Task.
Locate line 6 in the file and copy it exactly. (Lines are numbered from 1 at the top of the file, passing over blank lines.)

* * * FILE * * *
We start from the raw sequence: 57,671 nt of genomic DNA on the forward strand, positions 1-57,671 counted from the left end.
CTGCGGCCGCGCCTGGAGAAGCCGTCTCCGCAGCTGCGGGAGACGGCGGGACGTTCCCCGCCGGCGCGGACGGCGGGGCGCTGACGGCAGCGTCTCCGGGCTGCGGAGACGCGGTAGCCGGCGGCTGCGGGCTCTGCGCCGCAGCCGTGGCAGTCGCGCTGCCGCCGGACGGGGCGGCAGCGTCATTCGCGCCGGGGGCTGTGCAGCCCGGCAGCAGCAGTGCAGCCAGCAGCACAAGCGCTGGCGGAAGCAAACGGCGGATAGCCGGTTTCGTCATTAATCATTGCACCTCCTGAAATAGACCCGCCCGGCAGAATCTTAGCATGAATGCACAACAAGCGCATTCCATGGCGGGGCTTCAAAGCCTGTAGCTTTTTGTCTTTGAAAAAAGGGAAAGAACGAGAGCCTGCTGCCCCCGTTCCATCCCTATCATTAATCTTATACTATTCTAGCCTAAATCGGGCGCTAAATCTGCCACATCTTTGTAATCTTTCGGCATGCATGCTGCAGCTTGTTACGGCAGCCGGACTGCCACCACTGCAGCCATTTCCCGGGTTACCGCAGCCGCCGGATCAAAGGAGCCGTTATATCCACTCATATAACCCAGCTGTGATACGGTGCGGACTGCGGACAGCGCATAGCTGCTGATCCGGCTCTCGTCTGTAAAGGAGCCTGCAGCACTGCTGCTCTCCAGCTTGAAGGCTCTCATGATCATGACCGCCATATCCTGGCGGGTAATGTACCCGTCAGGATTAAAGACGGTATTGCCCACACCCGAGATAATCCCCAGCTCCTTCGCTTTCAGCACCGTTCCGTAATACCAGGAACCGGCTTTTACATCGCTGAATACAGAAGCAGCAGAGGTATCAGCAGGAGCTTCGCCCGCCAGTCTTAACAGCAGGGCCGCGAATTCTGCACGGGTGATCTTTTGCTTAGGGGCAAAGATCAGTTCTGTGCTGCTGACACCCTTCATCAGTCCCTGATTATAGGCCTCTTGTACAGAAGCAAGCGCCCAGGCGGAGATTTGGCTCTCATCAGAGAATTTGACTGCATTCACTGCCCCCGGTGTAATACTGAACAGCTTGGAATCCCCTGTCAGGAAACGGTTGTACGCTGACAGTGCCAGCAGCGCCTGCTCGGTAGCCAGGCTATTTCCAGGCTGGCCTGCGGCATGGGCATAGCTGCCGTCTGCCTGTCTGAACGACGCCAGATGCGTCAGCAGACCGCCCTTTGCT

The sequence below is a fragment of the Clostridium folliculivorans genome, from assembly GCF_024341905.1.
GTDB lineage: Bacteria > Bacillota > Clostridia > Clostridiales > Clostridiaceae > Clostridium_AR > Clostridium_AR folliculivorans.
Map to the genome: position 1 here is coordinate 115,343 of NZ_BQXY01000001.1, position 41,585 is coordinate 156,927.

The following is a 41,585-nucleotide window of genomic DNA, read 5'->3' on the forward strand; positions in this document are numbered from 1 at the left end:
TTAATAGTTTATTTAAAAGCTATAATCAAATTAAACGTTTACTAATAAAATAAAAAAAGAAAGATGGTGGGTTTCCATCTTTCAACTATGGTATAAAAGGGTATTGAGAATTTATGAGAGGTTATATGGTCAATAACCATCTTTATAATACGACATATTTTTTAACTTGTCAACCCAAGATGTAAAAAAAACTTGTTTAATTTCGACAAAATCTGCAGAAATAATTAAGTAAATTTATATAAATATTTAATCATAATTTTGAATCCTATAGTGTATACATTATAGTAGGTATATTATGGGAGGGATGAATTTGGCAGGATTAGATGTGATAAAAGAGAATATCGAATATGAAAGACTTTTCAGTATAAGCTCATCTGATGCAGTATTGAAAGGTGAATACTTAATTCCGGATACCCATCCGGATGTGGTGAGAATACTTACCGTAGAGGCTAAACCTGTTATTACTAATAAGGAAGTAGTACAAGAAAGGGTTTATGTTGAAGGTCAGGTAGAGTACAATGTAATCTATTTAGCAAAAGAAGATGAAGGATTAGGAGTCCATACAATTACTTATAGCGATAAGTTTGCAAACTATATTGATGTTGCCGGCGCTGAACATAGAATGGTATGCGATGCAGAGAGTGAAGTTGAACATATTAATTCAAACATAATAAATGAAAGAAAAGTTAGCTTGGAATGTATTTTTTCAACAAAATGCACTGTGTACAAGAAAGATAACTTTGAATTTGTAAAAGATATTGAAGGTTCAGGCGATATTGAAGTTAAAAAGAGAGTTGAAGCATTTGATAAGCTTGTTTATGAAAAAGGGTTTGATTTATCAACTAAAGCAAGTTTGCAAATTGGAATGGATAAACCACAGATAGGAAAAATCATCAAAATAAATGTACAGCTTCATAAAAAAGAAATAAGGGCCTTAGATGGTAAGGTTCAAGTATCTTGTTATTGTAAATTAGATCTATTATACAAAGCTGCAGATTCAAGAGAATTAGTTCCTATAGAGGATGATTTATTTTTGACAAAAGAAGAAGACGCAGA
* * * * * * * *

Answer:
The following is a 41,585-nucleotide window of genomic DNA, read 5'->3' on the forward strand; positions in this document are numbered from 1 at the left end: